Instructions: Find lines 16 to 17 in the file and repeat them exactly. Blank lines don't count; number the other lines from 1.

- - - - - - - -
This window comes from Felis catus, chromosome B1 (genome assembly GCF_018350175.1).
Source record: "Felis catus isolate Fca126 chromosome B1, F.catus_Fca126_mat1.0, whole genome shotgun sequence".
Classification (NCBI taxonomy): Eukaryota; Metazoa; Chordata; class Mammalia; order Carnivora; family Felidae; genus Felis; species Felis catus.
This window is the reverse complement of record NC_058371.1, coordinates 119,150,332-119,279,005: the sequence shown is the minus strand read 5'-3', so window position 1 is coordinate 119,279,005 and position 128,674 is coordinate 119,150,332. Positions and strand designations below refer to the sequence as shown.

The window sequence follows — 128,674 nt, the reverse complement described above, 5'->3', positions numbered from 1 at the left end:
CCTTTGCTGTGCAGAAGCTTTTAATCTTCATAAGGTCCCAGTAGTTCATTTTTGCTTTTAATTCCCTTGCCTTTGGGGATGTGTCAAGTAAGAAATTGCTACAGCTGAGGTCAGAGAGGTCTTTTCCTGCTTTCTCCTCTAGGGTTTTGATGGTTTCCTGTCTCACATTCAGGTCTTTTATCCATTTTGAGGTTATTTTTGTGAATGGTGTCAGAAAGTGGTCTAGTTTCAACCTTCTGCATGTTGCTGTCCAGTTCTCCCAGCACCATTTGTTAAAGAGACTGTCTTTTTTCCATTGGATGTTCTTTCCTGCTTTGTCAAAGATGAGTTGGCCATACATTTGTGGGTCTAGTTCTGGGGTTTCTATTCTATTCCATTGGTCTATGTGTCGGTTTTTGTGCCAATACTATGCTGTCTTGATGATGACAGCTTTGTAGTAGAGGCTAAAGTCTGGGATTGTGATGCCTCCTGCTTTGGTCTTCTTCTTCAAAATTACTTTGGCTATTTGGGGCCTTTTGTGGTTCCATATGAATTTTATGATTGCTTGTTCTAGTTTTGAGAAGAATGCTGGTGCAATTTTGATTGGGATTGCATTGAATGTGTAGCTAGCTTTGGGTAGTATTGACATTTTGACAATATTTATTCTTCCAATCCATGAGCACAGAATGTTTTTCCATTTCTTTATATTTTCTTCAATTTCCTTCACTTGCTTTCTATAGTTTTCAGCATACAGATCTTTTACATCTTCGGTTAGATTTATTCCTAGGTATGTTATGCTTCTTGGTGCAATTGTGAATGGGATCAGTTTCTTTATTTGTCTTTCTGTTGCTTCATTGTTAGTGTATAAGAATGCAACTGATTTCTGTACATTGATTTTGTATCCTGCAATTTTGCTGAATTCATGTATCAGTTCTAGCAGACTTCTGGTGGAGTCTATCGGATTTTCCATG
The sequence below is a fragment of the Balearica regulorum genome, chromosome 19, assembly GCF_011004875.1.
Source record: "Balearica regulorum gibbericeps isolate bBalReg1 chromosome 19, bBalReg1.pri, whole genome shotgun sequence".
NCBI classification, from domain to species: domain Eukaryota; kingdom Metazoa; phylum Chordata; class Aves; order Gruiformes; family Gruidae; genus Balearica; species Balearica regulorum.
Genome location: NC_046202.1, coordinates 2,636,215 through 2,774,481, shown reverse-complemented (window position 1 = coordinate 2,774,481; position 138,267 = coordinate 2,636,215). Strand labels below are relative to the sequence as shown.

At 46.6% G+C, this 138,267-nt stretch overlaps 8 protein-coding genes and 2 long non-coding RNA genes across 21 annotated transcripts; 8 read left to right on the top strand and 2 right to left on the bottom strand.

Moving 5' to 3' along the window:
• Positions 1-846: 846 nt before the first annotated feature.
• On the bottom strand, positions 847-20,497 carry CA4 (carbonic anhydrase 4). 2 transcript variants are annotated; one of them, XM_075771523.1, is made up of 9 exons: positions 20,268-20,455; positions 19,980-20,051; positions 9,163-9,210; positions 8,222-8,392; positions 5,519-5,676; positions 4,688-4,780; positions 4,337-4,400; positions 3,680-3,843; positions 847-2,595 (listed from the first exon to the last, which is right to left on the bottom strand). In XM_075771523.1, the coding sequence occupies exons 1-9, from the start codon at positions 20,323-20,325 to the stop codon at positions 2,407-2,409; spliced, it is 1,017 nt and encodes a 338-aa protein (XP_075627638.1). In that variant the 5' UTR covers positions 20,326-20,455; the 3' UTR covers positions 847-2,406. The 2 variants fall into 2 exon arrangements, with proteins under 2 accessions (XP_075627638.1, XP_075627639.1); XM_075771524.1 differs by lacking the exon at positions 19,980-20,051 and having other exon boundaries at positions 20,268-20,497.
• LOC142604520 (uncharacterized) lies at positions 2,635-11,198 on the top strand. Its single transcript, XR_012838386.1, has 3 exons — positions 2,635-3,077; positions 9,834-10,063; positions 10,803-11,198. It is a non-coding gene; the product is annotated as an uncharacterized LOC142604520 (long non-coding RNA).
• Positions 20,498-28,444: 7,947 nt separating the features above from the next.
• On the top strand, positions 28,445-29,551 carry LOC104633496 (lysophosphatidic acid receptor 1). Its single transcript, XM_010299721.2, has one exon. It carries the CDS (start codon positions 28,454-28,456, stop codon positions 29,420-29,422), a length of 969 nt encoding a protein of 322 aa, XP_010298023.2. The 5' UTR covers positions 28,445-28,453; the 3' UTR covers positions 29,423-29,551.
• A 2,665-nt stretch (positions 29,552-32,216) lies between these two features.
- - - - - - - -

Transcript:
• Positions 20,498-28,444: 7,947 nt separating the features above from the next.
• On the top strand, positions 28,445-29,551 carry LOC104633496 (lysophosphatidic acid receptor 1). Its single transcript, XM_010299721.2, has one exon. It carries the CDS (start codon positions 28,454-28,456, stop codon positions 29,420-29,422), a length of 969 nt encoding a protein of 322 aa, XP_010298023.2. The 5' UTR covers positions 28,445-28,453; the 3' UTR covers positions 29,423-29,551.